It's a question I've long asked myself. Part of the reason I'm so fascinated by the question is that other linguists and enthusiasts do such a poor job of answering the question. Some hide behind question-retorts like, "Well, what do you mean by hardest?" or "What's the criteria for hardest?" While those questions are important, they also kill the fun by ending the conversation in a long-winded explanation that all languages are equal in content delivery. Yes, I think to myself, but that doesn't mean that the underlying structures of delivery are equally apprehensible by an English speaker.
So for this blog post and perhaps other posts to come, I will explore what I believe are the hardest languages to learn for a native English speaker. Previous attempts tend to focus on politically important languages: Japanese, Polish, Mandarin, Hungarian. Languages that are widely spoken and are globally important. Sure, Mandarin has a nightmarish writing system and Japanese has a painful content delivery system, but what about Northeast Caucasian languages that have an enormous inventory of phonemes and a fearsome system of vowel harmonies. Japanese and Mandarin are discussed because people bother to learn them. I intend to consider all languages.
This, of course, unfortunately means that many hundreds of qualified candidates will be overlooked because there is simply too little information or (more likely) I haven't read more than a sentence or so about them. My apologies in advance. If you know a good language to consider, please let me know in the comments. A handful of other very considerably difficult tongues must be skipped because our knowledge of the language is incomplete. From what we know of Hurrian and Sumerian, they are frustrating ancient languages, worthy of any list like mine. But our knowledge of the languages is grossly incomplete and therefore I condemn the tongues to the soil. Sorry, guys!
Today's candidate for most difficult language is an old favorite:
Basque is a language isolate spoken by ~300,000 people in northern Spain and the far western reaches of France. It is part of a category of Paleo-European languages that are unrelated. Paleo-European languages are languages that were spoken before the invasion of Indo-European and Uralic tongues. The Germanic languages like English and German; the Italic languages like Spanish and French; the Uralic languages like Finnish and Hungarian; Balto-Slavic languages like Russian, have all done a very good job at eliminating all the old tribal languages that were once spoken thousands of years ago. Among all of the ancients, only Basque survives. It is unrelated to any other language on earth, though we know a related dialect of Basque called Aquitaine existed during the time of Julius Caesar. So why is it so difficult?
Basque a completely ergative language, in fact it is the only totally ergative language in the world. All other ergative languages are actually "split-ergative," able to state things in either ergative or nominative cases, dependent on tense, structure, or class. What's an ergative sentence? It's where a subject "behaves" like an object. Wikipedia has a good example. While in English we can say "I moved her" or "she moved," ergative speakers would have to say the equivalent to "I moved her" or "her moved." But a better example might come from a short list of ergative verbs that exist in English. The verb to break is an ergative verb in English.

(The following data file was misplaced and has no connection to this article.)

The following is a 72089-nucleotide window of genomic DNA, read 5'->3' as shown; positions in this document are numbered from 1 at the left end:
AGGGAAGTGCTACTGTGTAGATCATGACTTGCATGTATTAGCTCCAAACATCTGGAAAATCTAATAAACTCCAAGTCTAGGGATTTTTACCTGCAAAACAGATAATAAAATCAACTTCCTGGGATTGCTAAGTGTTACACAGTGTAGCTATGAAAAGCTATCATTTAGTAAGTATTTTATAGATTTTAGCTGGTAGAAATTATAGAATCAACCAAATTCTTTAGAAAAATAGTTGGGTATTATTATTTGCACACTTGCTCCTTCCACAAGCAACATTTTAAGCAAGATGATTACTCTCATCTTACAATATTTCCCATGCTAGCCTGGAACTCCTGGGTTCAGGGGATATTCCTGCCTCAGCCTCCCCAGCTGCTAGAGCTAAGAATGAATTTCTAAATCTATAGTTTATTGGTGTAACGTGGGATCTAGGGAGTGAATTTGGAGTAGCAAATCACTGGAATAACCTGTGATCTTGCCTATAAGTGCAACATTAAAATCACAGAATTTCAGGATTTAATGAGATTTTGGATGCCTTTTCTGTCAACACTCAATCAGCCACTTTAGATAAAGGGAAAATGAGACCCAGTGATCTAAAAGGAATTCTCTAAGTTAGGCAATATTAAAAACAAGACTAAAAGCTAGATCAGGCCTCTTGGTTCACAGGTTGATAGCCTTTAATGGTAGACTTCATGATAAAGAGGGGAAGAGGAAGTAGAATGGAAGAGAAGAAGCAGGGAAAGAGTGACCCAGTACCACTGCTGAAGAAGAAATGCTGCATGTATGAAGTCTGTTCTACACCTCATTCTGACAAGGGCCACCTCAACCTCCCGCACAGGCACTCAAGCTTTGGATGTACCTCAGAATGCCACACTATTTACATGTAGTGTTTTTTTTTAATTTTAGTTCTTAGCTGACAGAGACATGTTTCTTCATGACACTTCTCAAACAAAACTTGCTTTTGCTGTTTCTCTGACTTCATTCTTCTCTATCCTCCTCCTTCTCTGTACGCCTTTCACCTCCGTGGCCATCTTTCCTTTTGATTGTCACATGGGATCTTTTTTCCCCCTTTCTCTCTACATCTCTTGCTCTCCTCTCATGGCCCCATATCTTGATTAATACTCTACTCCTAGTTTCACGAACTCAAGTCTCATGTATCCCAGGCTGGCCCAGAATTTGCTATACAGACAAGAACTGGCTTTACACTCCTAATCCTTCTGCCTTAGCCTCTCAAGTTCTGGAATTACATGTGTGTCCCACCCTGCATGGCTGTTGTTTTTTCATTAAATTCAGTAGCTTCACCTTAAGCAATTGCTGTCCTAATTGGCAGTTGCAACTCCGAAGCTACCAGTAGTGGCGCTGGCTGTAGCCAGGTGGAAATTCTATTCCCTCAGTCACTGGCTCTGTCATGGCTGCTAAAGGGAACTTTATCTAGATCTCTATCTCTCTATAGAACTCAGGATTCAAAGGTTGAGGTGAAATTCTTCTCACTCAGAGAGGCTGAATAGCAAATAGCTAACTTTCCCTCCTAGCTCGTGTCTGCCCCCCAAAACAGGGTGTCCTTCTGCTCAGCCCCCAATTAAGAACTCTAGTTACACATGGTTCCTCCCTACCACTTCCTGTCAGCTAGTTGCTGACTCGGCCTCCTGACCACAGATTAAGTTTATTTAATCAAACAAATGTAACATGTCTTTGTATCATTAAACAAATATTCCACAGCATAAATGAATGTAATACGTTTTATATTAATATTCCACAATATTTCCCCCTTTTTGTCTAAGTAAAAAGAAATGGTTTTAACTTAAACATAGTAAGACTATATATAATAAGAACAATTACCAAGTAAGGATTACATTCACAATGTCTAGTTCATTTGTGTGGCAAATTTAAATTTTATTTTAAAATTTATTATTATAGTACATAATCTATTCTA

"The window breaks."
"The window breaks me."Note that the verb breaks is not behaving the same in both examples. In the first, the window receives the action because the verb is behaving ergatively. Compare the same structure but with a non-ergative verb.
"She loves me."In this example, the woman is doing the 'loving' in both sentences. Unlike the window that breaks, the woman directs her love to an object, regardless of whether the object is named or not. By placing 'me' at the end of a verb, we can quickly hear that the verb is ergative. "The window breaks me" sounds very funny and it should be "I break the window" (but not "I break"). Most verbs in English are not ergative.
2. Those damn cases
Cases are markings at the beginnings, middles, or ends of nouns that signify meaning. English has a few cases, most notably the genitive case, indicated by -s. In English, all cases can be replaced with a preposition or a postposition. "Flannery's house," a sentence with the genitive -s, can just as easily be read "The house of Flannery" where the of contains the meaning of the case marker -s. Latin had 5, 6 or 7 cases, depending on which era of Latin you are studying and whether you are counting archaic and relict cases like the Locative Case during the Silver Age of Latin.
Now, are you ready to blow your mind? Of course you are. Basque has seventeen cases with four forms to each case. That's 68 different forms for every noun.
3. The unrelated lexicon
Because Basque is a language isolate, the vocabulary is unrelated to English. That means that unlike French or Norwegian, you don't get to rely on hunting for cognates. To be fair, Basque has borrowed scores of Spanish words which makes it a bit easier, but that doesn't mean that a huge number of words sound totally different.
4. The verb
The verb is probably the most difficult aspect of the language. Verbs can either be finite or non-finite, which means... well... God, I'll just let Wikipedia explain if you really want to ruin your day.
So those are some reasons why Basque is a high-level candidate for most difficult language for an English speaker to learn. There are some caveats: the sizeable number of loans from Spanish and the very simple phonology make Basque a good deal more palatable.
Anyway, if you agree/disagree or if you have a suggestion of your own, leave me a comment below.